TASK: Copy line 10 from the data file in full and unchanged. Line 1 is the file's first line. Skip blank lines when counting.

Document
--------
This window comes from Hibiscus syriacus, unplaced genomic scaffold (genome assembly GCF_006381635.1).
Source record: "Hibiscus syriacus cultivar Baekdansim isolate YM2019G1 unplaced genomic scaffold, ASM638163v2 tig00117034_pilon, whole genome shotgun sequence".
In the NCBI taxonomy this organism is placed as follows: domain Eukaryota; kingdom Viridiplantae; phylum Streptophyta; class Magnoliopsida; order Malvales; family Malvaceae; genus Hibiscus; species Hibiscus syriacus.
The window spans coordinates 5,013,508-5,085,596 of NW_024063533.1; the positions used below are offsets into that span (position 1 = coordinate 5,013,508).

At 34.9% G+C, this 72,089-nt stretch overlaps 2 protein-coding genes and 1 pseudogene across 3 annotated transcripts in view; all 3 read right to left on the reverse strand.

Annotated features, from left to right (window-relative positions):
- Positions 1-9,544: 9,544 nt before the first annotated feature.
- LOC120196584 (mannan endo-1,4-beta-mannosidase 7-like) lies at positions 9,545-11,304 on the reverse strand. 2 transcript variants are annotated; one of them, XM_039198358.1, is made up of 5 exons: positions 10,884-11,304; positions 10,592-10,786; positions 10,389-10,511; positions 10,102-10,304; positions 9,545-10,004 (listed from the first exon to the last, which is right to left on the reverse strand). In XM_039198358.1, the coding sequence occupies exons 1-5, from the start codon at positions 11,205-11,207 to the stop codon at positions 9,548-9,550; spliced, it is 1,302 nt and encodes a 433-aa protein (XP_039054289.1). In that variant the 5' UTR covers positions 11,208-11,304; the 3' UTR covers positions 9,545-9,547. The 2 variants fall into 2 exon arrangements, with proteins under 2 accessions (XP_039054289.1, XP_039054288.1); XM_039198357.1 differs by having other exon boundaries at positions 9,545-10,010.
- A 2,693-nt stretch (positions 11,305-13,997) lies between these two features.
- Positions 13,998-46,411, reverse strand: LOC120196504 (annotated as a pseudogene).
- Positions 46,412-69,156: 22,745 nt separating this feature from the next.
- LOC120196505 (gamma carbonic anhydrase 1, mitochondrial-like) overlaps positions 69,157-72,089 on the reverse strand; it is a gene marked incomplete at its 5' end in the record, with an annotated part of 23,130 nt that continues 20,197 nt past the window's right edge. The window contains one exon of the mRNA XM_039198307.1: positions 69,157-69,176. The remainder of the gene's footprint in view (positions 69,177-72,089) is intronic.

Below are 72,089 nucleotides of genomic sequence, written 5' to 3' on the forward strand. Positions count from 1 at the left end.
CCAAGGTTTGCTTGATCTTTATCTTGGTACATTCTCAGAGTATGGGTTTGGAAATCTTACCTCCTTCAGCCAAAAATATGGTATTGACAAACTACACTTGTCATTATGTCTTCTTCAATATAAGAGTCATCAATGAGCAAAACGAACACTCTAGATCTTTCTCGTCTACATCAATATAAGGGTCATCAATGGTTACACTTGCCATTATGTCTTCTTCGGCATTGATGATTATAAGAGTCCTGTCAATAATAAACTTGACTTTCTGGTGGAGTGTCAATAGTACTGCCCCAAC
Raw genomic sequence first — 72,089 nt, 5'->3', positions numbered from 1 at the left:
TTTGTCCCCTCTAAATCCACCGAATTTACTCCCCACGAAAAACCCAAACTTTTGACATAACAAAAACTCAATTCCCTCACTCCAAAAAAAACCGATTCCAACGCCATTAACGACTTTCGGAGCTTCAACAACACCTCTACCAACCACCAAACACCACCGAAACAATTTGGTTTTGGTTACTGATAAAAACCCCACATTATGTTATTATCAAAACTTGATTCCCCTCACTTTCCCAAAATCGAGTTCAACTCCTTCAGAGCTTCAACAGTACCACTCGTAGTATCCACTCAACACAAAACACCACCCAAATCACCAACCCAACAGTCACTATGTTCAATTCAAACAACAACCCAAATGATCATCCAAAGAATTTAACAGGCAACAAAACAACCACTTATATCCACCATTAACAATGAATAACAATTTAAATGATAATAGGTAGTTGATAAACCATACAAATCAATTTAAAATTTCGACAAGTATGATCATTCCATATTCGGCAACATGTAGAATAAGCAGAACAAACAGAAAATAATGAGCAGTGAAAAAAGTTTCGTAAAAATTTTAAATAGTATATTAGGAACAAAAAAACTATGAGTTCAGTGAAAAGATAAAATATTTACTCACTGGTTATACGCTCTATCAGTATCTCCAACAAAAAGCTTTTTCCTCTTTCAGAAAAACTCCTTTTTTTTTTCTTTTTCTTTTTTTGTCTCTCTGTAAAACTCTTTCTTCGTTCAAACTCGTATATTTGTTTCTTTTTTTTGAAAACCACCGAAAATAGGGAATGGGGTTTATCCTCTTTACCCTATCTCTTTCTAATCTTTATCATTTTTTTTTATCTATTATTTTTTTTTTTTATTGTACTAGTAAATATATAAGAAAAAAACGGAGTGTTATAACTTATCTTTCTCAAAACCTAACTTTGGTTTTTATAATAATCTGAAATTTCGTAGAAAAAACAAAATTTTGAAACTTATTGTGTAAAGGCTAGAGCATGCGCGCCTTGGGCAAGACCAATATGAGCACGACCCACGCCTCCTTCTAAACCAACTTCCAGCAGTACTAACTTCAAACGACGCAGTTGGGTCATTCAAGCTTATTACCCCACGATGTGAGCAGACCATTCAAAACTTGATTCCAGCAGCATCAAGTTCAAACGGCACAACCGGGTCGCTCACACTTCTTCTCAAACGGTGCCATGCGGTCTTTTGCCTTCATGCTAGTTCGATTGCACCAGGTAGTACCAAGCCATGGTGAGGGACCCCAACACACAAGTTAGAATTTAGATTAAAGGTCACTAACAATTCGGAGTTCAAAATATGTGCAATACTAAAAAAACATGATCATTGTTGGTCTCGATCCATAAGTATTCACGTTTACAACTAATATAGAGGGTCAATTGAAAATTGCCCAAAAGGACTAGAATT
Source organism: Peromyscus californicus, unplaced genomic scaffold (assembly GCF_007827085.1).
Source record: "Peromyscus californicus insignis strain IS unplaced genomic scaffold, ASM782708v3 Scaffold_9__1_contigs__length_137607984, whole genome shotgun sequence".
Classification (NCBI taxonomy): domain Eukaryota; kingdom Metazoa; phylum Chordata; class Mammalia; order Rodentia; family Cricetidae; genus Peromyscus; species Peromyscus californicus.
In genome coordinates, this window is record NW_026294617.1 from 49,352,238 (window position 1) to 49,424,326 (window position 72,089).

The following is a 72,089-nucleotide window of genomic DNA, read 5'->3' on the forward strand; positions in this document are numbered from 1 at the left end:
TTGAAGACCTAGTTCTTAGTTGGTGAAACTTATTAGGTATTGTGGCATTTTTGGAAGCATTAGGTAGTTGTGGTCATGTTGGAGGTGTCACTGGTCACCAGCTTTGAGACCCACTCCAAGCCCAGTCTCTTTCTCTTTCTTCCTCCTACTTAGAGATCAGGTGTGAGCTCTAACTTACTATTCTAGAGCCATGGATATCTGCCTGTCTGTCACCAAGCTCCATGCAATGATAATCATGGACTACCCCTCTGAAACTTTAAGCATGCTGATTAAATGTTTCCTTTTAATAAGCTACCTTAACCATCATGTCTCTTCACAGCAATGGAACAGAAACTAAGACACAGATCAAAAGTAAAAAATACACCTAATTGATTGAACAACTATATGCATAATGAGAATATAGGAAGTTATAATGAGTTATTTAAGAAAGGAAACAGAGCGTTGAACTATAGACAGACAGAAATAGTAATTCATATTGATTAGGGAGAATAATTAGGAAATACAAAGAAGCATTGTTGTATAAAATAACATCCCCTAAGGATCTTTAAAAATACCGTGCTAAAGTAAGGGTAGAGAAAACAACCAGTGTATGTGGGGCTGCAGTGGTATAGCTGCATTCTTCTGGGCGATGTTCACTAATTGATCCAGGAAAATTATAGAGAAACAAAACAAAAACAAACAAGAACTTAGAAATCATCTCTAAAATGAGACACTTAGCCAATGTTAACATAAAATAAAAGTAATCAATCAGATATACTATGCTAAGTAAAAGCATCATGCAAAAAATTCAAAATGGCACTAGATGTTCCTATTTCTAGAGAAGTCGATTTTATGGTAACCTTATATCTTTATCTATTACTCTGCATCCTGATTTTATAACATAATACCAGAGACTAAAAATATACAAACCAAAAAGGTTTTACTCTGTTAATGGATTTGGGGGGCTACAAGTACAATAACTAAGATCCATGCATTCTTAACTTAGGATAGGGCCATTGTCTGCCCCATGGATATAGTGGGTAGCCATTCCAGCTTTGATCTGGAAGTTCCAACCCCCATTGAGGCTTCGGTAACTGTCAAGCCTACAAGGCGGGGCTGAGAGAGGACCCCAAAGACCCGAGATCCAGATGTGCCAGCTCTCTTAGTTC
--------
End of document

- Positions 13,998-46,411, reverse strand: LOC120196504 (annotated as a pseudogene).